I have moved all the plants into larger outside pots on gravel to catch over drainage and hopefully keep things from getting water logged.

Hopefully you are still with me. It seemed I needed you to know where I'm starting from. With all this, I do not have enough places with good light. We have a lot of windows, but because of the setup there is little room for plants near the windows, just at the sides and further into the house. The snake plant and pothus are in low light, but so far seem to be doing well. I haven't watered the snake plant yet because I heard it needs to stay fairly dry.

Potting soil. I have read so much in your forum on potting soil, so many ideas, that my aging brain is "waterlogged" and it's all leaking out. The idea of screening soil sounds like a major undertaking for me. I can't handle large bags of material. I could put a table in the garage to use to mix ingredients from smaller bags.

I like the idea of a gritty mix, but am totally overwhelmed by all that I'm reading about it.

So now to my request for advice:

Are there a few simple ingredients that would likely be available in smaller bags in the Grand Rapids, Michigan area? Is there a way to make or buy a set up for screening on a small scale? Small screens? I don't mind using clay pots (used to grow a large number of african violets under lights in clay pots; twenty years ago.) But I like the idea of putting them in larger decorative pots (air around them, not tight) and on gravel to be sure water drains out if necessary. Besides that would add humidity in our dry winters.

I know much of the advice is for people who are using large bags of ingredients, wheel barrows, etc. which I can no longer do. Would you offer advice that is workable within my limitations?

If you read all this post, I thank you. And thank you for any help.


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You wrote a book, so I'm going to write one back.

Last year, I made my first batch of gritty mix, and while it was rather difficult to get all the ingredients, it was totally worth it. Homebrewers have a saying that goes something like this: "Relax, don't worry, have a homebrew". This saying is supposed to be a mantra for any problem you will run into while producing a batch of beer. As long as you keep the main ideas in mind (sterilization, order of steps), you really can't mess up beer too badly.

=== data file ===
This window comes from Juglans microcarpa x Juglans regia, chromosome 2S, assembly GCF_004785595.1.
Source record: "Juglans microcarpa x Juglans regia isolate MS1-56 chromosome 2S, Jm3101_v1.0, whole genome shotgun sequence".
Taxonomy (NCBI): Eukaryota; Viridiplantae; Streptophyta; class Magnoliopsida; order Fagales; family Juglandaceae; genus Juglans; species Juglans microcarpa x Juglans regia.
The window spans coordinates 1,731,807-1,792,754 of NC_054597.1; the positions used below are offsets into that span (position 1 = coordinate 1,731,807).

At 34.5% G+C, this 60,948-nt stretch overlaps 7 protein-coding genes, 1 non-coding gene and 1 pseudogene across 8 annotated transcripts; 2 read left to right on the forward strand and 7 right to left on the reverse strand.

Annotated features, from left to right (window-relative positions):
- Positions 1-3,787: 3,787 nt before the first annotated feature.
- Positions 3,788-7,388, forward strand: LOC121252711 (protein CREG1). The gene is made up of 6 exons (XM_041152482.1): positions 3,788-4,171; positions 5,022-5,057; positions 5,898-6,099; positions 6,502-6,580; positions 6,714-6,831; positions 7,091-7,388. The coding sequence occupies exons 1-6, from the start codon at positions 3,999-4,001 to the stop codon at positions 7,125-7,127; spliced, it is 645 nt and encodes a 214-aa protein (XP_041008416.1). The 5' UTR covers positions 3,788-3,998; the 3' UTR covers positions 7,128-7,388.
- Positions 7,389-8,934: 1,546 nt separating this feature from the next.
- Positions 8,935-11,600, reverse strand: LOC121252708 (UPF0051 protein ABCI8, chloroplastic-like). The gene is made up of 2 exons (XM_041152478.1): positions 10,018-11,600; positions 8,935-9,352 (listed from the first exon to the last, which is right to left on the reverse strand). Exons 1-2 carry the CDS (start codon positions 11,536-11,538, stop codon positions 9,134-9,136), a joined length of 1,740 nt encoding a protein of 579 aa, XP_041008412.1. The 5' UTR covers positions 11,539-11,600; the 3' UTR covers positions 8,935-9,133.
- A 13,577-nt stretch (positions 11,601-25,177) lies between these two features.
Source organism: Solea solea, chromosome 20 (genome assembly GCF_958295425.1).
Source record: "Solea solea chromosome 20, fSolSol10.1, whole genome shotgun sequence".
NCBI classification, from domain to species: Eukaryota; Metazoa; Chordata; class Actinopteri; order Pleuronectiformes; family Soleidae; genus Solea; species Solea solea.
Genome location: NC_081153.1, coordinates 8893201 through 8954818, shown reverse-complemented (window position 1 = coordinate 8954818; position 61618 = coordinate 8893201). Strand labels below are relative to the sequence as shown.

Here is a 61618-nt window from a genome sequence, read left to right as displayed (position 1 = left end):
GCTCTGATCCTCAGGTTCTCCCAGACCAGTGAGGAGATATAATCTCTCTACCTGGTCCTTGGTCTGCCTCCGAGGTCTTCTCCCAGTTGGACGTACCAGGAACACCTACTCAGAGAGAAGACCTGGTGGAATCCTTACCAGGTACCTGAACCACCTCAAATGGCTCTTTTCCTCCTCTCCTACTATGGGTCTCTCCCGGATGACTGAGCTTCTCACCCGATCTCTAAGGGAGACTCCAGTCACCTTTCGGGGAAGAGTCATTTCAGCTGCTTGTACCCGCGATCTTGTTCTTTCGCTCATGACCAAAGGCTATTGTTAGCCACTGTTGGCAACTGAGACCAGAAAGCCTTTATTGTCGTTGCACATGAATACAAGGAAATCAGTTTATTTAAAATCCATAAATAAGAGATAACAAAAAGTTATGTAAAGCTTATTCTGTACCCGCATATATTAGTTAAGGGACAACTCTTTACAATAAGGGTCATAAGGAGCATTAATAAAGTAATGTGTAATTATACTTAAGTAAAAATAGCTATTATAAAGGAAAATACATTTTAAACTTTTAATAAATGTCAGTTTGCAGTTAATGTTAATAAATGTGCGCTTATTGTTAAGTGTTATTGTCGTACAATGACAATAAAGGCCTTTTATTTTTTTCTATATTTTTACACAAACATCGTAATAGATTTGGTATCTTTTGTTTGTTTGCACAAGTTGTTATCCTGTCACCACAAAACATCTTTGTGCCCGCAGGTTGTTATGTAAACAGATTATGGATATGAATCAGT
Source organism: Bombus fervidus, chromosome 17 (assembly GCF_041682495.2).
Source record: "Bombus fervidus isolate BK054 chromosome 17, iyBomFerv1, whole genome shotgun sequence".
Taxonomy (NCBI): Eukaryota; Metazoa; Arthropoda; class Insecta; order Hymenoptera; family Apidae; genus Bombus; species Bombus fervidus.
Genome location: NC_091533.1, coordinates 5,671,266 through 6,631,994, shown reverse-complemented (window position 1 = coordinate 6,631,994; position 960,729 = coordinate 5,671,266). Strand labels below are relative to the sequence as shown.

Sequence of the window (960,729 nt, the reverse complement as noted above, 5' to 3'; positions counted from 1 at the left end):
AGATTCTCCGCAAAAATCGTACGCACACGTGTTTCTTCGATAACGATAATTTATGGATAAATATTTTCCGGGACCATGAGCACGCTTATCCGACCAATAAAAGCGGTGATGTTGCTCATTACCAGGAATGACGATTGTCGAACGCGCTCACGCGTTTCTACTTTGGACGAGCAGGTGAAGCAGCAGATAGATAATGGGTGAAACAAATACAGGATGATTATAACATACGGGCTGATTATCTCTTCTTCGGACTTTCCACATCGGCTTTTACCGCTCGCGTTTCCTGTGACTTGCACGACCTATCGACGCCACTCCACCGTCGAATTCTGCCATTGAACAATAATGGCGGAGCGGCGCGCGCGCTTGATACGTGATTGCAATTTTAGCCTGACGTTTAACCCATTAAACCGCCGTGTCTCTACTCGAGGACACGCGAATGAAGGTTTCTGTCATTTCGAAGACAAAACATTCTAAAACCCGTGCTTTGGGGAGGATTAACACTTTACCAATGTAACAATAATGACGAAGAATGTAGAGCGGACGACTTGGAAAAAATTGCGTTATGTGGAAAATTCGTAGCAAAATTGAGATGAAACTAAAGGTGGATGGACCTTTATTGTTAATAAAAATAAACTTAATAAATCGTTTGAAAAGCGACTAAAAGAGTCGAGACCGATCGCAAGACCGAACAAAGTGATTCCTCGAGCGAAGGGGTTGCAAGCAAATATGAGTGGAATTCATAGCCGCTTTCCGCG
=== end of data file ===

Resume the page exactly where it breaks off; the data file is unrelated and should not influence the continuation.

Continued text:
As far as making gritty mix would go, I think the same mindset applies. The idea is to make a mostly inorganic, fast draining mix. The three main components are some kind of stone, pine bark, and turface, which is a water-retentive soil additive used in baseball fields. The first time I made a gritty mix, I grabbed handfuls of bark mulch from outside my apartment, used some perlite, asked a herd of children at recess to collect tiny pebbles (I'm a teacher btw) and added some regular potting soil. I used this mix to save a dying pachira. I plan on repotting it into some real gritty mix in the next few weeks.

Turface is probably going to be the hardest thing to find. I could not find any myself. As a replacement I used NAPA floor dry. You need to screen away the fine dust particles and save the larger particles.

Appropriately sized pine bark can also be a problem. You need stuff that has really been ground finely. You'll want to exclude the biggest chunks of bark.

As far as stone is concerned, I used rice stone. You don't want to use sand or anything that will compact and retain water. I've heard of people using crushed granite or chicken grit.